Too late for Michael Marshall Smith

Posted in brought by juliobesq on July 27, 2010

Last January perusing Amazon I came across Michael Marshall Smith’s “What Happens When You Wake Up in the Night”. Published as a “chapbook” by Nightjar Press. It pertained to be a new work – of some significance as there hasn’t been anything by “MMS the speculative fiction author” for quite some time. Instead, only those by Michael Marshall the thriller writer, although recently some decidedly otherworldly elements have creepy into his work. That wasn’t a typo, just an awful pun. Sorry.

I should have jumped at the chance to purchase, but didn’t, and must admit it due to ignorance. Unsure as to what a chapbook is; I instead filed it away for further something or other. And forgot. Until a mention on 3AM jolted my memory. To find it sold out.

Wikipedia ( tells us that “a chapbook is a generic term covering a pocket-sized booklet, popular from the 16th through to the 19th century. No exact definition can be applied.” Very useful.

Before MP3 released us from the tyranny of the format there were two ways you could digest your music – the album (for adults) and the single. I am not referring to the media but the presentation. There is the EP but it’s really a bastard child, albeit a particularly cunning and clever changeling.

The heyday of the Seven inch was serendipitously in the Seventies. No nostalgia here. I am only keen on false remembrance – the mental construct of imagined times: things are better now. And the seven inch still exists.

But for a decade the single was sacrosanct. Peak sales were racked up in that decades first half, where a stateside hit could buy you a house. Or mansion. But its true cultural nascence hit with punk. Until then only the EP and album were donned with a printed sleeve. The throw-away pop disk wore a plain black or white wrapper. Punk gave rise to the printed jacket, adverts boastfully proclaimed “with picture sleeve” (let us ignore coloured vinyl). (Though in Africa singles were sleeved in the cast-off backing paper used to print table cloths, a far more colourful and apposite decoration.)

Better writers have eulogised on the singles anthropological impact. Bill Drummond in 45 and Nick Hornby repeatedly. What is agreed, is that palpable sense of excitement, of anticipation. Bringing the disk home. Slipping it out of the paper bag. Poring over the sleeves decoration, studying it to yield clues as to what lay beneath (bands were bought on recommendation, on hearsay). For punk made the adornment as intrinsic as the music. Elevated it from object to artifact.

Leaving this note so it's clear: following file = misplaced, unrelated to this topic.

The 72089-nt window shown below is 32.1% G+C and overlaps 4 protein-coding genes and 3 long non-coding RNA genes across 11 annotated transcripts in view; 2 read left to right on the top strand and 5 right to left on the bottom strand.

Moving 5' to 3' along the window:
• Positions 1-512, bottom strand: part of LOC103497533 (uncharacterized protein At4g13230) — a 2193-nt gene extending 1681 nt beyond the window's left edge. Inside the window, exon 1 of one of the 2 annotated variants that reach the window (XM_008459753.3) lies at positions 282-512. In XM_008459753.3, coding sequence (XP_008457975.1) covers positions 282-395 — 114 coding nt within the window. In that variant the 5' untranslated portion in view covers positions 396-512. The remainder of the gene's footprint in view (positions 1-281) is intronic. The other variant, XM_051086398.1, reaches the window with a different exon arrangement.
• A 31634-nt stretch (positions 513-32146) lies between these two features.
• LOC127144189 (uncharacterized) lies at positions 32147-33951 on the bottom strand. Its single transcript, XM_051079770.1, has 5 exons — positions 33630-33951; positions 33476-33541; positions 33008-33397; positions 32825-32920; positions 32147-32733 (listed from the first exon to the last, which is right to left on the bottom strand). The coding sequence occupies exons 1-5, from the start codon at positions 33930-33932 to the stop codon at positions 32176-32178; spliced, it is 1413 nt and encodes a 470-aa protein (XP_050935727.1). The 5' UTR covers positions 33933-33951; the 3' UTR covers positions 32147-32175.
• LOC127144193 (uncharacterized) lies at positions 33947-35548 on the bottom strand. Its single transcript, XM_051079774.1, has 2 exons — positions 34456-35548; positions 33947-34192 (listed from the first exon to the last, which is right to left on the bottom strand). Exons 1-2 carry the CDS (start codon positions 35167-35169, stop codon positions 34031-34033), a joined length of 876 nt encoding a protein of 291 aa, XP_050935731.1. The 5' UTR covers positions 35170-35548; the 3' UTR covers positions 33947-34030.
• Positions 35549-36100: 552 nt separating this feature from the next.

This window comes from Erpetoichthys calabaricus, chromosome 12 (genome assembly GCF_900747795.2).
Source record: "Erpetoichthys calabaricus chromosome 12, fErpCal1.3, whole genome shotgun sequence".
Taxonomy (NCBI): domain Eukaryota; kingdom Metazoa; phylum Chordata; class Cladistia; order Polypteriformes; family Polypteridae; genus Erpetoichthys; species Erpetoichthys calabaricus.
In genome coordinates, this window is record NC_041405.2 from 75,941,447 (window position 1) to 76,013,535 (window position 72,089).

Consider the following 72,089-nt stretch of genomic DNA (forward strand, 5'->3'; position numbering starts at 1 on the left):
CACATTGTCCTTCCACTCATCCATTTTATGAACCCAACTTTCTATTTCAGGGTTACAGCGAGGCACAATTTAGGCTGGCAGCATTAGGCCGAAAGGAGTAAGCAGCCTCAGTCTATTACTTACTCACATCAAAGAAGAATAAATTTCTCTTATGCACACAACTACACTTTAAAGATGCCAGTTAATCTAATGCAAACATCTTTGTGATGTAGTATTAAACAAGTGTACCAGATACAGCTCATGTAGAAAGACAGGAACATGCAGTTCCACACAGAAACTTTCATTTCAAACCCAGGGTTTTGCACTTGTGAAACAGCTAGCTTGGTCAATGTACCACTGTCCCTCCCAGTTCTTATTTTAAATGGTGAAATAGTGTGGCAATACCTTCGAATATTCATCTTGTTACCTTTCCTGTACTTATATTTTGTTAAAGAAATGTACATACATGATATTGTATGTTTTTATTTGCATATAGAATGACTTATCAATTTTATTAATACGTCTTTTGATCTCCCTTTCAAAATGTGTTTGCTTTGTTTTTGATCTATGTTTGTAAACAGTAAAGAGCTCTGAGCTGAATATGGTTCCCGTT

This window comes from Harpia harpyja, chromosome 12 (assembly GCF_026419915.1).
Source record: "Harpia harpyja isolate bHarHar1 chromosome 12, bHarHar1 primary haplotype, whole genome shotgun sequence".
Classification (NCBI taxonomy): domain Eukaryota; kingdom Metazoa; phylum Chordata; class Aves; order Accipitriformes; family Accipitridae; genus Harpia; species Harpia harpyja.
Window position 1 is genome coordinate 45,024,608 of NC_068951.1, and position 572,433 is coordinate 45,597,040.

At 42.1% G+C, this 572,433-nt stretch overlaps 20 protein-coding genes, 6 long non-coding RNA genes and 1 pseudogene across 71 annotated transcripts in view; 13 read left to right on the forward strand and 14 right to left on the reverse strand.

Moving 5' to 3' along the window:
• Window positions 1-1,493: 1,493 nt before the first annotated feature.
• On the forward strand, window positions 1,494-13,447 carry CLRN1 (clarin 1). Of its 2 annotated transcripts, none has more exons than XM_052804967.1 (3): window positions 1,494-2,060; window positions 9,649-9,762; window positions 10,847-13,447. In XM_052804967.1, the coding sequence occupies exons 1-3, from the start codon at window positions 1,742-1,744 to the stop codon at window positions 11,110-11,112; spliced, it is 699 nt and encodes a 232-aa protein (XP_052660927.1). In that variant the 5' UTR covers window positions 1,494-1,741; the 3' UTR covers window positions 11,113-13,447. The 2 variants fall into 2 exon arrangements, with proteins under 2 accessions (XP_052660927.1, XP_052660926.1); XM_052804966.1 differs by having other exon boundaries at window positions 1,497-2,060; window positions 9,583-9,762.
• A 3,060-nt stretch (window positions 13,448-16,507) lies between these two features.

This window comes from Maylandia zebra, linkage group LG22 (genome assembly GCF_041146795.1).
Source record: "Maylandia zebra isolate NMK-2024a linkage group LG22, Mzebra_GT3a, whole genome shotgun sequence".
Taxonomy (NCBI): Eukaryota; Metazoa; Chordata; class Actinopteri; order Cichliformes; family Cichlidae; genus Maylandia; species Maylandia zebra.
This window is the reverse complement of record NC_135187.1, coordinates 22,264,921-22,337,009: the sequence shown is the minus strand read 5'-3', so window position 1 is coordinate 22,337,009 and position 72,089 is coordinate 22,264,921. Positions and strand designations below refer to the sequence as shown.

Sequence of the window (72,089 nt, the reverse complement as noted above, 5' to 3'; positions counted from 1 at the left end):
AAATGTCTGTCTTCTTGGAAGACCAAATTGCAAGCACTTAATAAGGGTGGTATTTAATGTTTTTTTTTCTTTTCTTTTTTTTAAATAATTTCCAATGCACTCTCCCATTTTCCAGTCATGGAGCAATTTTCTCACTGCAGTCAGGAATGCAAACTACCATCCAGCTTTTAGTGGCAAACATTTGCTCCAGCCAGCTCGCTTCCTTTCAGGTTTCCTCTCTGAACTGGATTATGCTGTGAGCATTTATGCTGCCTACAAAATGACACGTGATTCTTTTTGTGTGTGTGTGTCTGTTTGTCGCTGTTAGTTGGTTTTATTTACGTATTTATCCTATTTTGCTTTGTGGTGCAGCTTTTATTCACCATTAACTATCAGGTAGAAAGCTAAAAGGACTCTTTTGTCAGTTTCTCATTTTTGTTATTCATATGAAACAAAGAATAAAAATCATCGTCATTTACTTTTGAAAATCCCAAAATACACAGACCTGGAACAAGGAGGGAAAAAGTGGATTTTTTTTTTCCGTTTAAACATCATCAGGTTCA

And when it lived up to expectation: the rush, a whole world encompassed in three and half minutes. To be transported back there: placing the needle back at the spirals start and spinning again. And again. And again.

Where it differed from the EP or the album was this monosyllabic rush. This epitome. This zenith, that screamed I am it, I am all you need, your three and a half minute fantasy. I believe the average time for another act. The fact the flip was called a B side already relegated it to an apology, a mechanical necessity. For the curious and the fan boy.

If the short story is the power-chord pop equivalent of the mature concept album novel, then unfortunately it can only be served in the collective form, the EPs suffocation of the anthology. What is needed is a format where it can sing its single praise.

I’m sure everyone has got the chapbook analogy long before I labored this metaphor home.

Suppose a story so scintillating, so self-contained it needs only a cover of it’s own. In Nicholas Royle’s words, who runs the press, “deserves a cover of it’s own”.

So we return to Nightjar, publishing single stories in the speculative arena. Each one wrapped within an especially designed full-colour jacket, published in limited edition, currently around the 250 mark. Beautiful objects holding up their belief in themselves high above the impending wave of print-on-demand and e-books. A little sliver of goodness you hold in your hand, and know slipping it to a friend will pass with it a shiver of delightful badness.

This tale may have had a gloomy ending so fondly sought in gothic fiction, but at the eleventh hour I managed to attain the remaining copy of MMS. Currently in the post.

Also sold out is Tom Fletcher’s “The safe children”, a modern reinvention of the horror story with no recourse to the supernatural. A fantastic tale that lingers (or is that loiters) long after conclusion. Highly recommended but unavailable, so, before the other titles sell out, do yourself a favour and purchase the chapbooks still in stock. Don’t let your fear of an unknown format spoil your chance to indulge in some fear of the unknown modern gothic undoings.

As an end note, a coda, Postcard Records (who brought us Orange Juice) started a singles club. Where for a subscription you were posted a monthly release. With only faith in the labels taste that each proffering would cling to your heart. Continued by Subpop in the 80s with Nirvana and currently Moshi Moshi with Slow Club.

Both Salt and Route offer/ed a book club where you receive/d a jamboree of next editions (Route no longer). So pretty please (or dark ugly dank please) Mr Nightjar can we have a chapbook club to save us forgetting to monitor the blog and thus miss an edition. In the meantime for the price of a pint purchase a perfectly-bound-it’s-own-sleeve-3-minute-burst-of-literary-single.

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